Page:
North Salt Lake residents are stepping up pressure to close a medical waste incinerator in their neighborhood. Environmental and health advocates are joining them in a protest outside Stericycle’s incinerator Tuesday evening, and representatives from the group will be meeting with the Director of the state’s Division of Air Quality to voice their concerns Wednesday morning. Among the protestors concerns is the use of a bypass stack which allows the company to release unfiltered, toxic pollutants like dioxin and mercury directly into the air.
Environmental advocates and concerned residents will be holding a protest Tuesday evening at Stericycle’s medical waste incinerator in North Salt Lake. They want the incinerator – which emits dioxins and other toxic chemicals - shut down.
Several Western states are involved in an initiative to study small-scale nuclear power plants. The first of this new generation of nuclear reactors could be built in Idaho.
Oregon-based NuScale Power has been developing its design for a 47-megawatt power plant that would not need extra water, electricity or even human intervention to stay safe in an emergency. Now it hopes to build one at the Idaho National Laboratory near Idaho Falls.
In the winter, air pollution can stay trapped in the valleys of the Wasatch Front until the wind picks up and blows it away. In the summer, ozone pollution can be a problem day after day even when the wind is blowing.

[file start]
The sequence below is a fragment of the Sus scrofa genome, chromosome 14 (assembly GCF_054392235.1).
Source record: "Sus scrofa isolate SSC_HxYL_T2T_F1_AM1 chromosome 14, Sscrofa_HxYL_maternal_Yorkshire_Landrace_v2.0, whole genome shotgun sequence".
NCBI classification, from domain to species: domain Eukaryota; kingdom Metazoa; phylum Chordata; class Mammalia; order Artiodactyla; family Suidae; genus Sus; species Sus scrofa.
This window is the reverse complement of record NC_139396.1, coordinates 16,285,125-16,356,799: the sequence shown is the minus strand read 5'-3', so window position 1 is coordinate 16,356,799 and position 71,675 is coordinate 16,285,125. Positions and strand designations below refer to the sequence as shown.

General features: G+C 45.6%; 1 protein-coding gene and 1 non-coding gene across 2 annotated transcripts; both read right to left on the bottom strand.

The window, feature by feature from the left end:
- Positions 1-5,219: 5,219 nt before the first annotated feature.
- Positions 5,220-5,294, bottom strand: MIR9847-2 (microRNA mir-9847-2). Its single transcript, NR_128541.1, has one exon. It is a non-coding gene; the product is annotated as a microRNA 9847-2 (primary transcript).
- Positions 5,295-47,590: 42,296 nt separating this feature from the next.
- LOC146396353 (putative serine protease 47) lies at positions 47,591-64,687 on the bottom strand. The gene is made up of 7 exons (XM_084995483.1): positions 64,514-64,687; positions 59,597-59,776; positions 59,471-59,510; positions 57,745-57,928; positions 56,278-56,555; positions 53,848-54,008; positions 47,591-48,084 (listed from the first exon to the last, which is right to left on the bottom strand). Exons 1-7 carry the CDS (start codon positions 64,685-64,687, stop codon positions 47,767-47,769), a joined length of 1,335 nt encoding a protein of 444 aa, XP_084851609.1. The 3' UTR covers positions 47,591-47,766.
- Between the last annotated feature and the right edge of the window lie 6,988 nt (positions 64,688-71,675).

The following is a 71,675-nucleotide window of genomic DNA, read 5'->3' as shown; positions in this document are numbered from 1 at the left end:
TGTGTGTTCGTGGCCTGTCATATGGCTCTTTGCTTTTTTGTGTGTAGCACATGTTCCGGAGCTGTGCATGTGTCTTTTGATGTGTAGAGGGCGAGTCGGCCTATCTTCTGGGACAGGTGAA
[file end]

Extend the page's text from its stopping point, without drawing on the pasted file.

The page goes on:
Unlike particulates, which can build up for weeks in a winter inversion, new ozone is created every day by a reaction between tailpipe emissions and sunlight. Erik Crosman, a researcher in the University of Utah’s Atmosopheric Sciences program, says the wind doesn’t make much difference to pollution levels on a hot summer day.
Utah Governor Gary Herbert chairs the Western Governors Association, so this year, the group held its annual meeting in Utah. The topics included reforming health care and education, but a lot of the focus was on energy and public lands.
Work could begin soon on a new oil refinery in Green River, Utah, bringing more than a hundred stable new jobs to that community.
The Governor’s Office of Economic Development will provide more than 12-million dollars in tax incentives to Rock River Resources, based in Houston. It’s agreed to create 125 new jobs at its proposed refinery to be built next to I-70 in Green River. The state has already issued an air quality permit for the project, and construction on rail links to the site could begin this summer.